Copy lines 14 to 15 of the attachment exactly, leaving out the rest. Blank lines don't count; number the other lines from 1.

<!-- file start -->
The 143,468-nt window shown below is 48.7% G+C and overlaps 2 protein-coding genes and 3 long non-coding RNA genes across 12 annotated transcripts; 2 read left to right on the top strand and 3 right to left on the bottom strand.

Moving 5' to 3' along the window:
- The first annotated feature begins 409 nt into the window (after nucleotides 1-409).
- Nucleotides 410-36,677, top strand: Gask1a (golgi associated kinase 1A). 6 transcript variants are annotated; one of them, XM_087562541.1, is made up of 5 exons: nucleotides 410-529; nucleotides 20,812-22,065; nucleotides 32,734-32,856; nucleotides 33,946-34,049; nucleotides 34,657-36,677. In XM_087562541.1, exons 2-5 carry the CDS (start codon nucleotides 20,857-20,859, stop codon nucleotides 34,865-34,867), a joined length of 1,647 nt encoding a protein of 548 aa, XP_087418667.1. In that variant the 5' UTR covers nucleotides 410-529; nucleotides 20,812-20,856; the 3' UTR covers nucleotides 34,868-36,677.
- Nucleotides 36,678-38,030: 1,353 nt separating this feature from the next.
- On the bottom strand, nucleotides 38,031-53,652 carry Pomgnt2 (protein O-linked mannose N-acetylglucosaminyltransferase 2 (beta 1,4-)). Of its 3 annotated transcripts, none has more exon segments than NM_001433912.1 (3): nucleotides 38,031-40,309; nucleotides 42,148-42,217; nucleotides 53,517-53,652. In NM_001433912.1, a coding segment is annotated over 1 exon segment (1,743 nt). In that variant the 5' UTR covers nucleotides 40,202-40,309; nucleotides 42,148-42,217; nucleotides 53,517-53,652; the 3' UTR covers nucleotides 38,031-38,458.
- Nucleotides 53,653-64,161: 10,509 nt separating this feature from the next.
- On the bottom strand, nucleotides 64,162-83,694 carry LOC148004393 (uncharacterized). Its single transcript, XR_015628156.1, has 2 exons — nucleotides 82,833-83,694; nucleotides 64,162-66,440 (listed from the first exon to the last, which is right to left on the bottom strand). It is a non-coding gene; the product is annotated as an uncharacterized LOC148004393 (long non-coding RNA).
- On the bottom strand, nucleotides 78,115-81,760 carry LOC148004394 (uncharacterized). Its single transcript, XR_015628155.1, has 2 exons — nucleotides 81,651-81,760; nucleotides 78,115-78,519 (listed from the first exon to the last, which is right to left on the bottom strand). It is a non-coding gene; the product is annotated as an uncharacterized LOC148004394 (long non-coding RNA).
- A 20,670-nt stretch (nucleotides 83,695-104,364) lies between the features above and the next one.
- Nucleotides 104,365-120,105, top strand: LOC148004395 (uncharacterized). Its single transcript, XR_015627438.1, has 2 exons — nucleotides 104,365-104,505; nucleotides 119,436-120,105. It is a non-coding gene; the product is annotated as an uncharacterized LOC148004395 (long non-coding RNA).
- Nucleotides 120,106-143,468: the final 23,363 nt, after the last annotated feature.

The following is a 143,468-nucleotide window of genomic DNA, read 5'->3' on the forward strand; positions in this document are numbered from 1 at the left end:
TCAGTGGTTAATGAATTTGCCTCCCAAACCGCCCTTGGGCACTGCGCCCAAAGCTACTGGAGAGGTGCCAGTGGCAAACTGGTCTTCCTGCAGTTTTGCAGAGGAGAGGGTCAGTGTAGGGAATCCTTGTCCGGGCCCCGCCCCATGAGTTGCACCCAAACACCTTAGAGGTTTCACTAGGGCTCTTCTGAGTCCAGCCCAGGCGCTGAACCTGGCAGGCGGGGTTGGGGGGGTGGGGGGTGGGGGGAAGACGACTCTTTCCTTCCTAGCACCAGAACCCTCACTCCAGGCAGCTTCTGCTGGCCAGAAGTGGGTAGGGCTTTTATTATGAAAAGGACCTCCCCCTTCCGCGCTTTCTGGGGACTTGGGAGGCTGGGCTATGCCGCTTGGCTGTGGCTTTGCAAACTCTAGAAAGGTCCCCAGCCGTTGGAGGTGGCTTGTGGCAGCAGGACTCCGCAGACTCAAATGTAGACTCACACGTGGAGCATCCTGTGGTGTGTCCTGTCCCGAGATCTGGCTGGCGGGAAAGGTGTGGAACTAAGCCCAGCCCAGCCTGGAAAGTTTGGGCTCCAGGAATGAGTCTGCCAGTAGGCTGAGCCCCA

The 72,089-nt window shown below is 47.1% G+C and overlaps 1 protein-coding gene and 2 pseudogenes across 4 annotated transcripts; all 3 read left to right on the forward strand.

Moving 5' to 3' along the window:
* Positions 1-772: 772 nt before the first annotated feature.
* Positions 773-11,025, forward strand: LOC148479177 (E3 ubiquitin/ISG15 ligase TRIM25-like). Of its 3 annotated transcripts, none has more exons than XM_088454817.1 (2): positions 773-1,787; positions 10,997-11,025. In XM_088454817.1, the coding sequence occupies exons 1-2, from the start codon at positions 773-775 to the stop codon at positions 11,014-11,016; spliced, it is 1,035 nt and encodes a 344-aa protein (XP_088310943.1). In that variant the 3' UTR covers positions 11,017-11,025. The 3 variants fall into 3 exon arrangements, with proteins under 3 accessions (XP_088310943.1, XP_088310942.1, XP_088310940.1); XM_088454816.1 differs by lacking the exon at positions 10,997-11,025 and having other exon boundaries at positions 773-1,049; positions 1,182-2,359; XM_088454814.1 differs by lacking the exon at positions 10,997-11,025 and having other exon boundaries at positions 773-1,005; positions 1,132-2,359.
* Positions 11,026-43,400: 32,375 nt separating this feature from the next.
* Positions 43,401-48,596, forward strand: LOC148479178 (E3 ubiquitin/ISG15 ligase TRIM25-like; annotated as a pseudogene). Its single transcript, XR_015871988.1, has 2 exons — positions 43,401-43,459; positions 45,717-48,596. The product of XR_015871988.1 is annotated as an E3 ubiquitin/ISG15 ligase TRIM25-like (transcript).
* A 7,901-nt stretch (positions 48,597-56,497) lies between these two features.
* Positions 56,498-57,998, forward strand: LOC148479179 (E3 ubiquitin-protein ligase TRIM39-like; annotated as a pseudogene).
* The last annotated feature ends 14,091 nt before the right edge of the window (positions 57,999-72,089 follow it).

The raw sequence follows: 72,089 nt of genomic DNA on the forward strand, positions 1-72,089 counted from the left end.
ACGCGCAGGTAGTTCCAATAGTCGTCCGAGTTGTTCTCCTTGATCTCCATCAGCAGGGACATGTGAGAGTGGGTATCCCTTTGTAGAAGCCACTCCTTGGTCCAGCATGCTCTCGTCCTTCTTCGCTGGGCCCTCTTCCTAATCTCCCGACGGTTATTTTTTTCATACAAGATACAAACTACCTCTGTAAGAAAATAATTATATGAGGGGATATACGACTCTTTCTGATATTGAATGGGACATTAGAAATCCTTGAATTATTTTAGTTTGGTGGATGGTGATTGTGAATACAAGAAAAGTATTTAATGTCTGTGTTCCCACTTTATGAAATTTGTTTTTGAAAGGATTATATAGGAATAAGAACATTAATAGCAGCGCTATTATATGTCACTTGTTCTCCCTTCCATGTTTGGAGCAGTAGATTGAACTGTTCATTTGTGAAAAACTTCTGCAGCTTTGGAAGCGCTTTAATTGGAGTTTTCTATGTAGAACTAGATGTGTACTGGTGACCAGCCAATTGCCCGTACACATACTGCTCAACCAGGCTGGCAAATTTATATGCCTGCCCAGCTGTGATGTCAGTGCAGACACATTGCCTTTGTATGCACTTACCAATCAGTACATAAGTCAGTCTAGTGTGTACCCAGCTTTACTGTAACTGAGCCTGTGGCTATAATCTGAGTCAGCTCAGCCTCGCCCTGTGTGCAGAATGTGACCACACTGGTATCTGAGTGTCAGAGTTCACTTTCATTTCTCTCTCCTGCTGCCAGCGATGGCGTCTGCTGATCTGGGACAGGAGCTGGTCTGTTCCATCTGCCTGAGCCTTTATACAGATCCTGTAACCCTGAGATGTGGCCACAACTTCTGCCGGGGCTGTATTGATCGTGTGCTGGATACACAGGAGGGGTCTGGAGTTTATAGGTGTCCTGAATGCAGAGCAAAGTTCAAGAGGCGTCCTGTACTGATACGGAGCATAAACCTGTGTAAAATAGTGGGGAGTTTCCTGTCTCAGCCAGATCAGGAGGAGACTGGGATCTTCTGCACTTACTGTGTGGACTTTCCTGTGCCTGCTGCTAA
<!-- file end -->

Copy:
TCAGTGGTTAATGAATTTGCCTCCCAAACCGCCCTTGGGCACTGCGCCCAAAGCTACTGGAGAGGTGCCAGTGGCAAACTGGTCTTCCTGCAGTTTTGCAGAGGAGAGGGTCAGTGTAGGGAATCCTTGTCCGGGCCCCGCCCCATGAGTTGCACCCAAACACCTTAGAGGTTTCACTAGGGCTCTTCTGAGTCCAGCCCAGGCGCTGAACCTGGCAGGCGGGGTTGGGGGGGTGGGGGGTGGGGGGAAGACGACTCTTTCCTTCCTAGCACCAGAACCCTCACTCCAGGCAGCTTCTGCTGGCCAGAAGTGGGTAGGGCTTTTATTATGAAAAGGACCTCCCCCTTCCGCGCTTTCTGGGGACTTGGGAGGCTGGGCTATGCCGCTTGGCTGTGGCTTTGCAAACTCTAGAAAGGTCCCCAGCCGTTGGAGGTGGCTTGTGGCAGCAGGACTCCGCAGACTCAAATGTAGACTCACACGTGGAGCATCCTGTGGTGTGTCCTGTCCCGAGATCTGGCTGGCGGGAAAGGTGTGGAACTAAGCCCAGCCCAGCCTGGAAAGTTTGGGCTCCAGGAATGAGTCTGCCAGTAGGCTGAGCCCCA

The 72,089-nt window shown below is 47.1% G+C and overlaps 1 protein-coding gene and 2 pseudogenes across 4 annotated transcripts; all 3 read left to right on the forward strand.